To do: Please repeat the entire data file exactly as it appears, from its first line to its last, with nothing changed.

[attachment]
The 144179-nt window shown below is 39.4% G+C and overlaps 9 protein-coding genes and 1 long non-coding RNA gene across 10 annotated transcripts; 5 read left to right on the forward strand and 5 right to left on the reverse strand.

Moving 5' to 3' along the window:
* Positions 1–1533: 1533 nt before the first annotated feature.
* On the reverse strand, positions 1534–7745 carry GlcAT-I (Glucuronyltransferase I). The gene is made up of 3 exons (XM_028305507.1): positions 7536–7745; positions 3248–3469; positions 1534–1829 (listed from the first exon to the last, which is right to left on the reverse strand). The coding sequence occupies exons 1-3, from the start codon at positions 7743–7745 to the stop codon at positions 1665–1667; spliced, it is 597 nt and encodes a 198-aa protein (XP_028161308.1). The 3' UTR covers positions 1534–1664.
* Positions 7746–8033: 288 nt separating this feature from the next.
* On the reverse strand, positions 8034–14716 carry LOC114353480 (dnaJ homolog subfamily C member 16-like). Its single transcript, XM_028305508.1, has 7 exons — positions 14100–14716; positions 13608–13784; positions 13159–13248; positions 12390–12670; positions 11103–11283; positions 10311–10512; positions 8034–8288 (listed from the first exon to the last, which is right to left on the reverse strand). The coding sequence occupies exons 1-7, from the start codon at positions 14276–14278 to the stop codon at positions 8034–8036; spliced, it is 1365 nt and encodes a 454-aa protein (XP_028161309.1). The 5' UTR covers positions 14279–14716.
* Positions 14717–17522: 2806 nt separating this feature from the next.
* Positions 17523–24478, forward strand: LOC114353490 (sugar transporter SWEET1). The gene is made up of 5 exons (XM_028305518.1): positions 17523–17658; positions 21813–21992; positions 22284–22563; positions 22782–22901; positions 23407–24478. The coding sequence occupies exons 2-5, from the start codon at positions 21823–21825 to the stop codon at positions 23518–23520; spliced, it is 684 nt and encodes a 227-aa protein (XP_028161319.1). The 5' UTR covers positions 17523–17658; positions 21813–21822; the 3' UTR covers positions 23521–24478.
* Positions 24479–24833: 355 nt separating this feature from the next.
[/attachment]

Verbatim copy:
The 144179-nt window shown below is 39.4% G+C and overlaps 9 protein-coding genes and 1 long non-coding RNA gene across 10 annotated transcripts; 5 read left to right on the forward strand and 5 right to left on the reverse strand.

Moving 5' to 3' along the window:
* Positions 1–1533: 1533 nt before the first annotated feature.
* On the reverse strand, positions 1534–7745 carry GlcAT-I (Glucuronyltransferase I). The gene is made up of 3 exons (XM_028305507.1): positions 7536–7745; positions 3248–3469; positions 1534–1829 (listed from the first exon to the last, which is right to left on the reverse strand). The coding sequence occupies exons 1-3, from the start codon at positions 7743–7745 to the stop codon at positions 1665–1667; spliced, it is 597 nt and encodes a 198-aa protein (XP_028161308.1). The 3' UTR covers positions 1534–1664.
* Positions 7746–8033: 288 nt separating this feature from the next.
* On the reverse strand, positions 8034–14716 carry LOC114353480 (dnaJ homolog subfamily C member 16-like). Its single transcript, XM_028305508.1, has 7 exons — positions 14100–14716; positions 13608–13784; positions 13159–13248; positions 12390–12670; positions 11103–11283; positions 10311–10512; positions 8034–8288 (listed from the first exon to the last, which is right to left on the reverse strand). The coding sequence occupies exons 1-7, from the start codon at positions 14276–14278 to the stop codon at positions 8034–8036; spliced, it is 1365 nt and encodes a 454-aa protein (XP_028161309.1). The 5' UTR covers positions 14279–14716.
* Positions 14717–17522: 2806 nt separating this feature from the next.
* Positions 17523–24478, forward strand: LOC114353490 (sugar transporter SWEET1). The gene is made up of 5 exons (XM_028305518.1): positions 17523–17658; positions 21813–21992; positions 22284–22563; positions 22782–22901; positions 23407–24478. The coding sequence occupies exons 2-5, from the start codon at positions 21823–21825 to the stop codon at positions 23518–23520; spliced, it is 684 nt and encodes a 227-aa protein (XP_028161319.1). The 5' UTR covers positions 17523–17658; positions 21813–21822; the 3' UTR covers positions 23521–24478.
* Positions 24479–24833: 355 nt separating this feature from the next.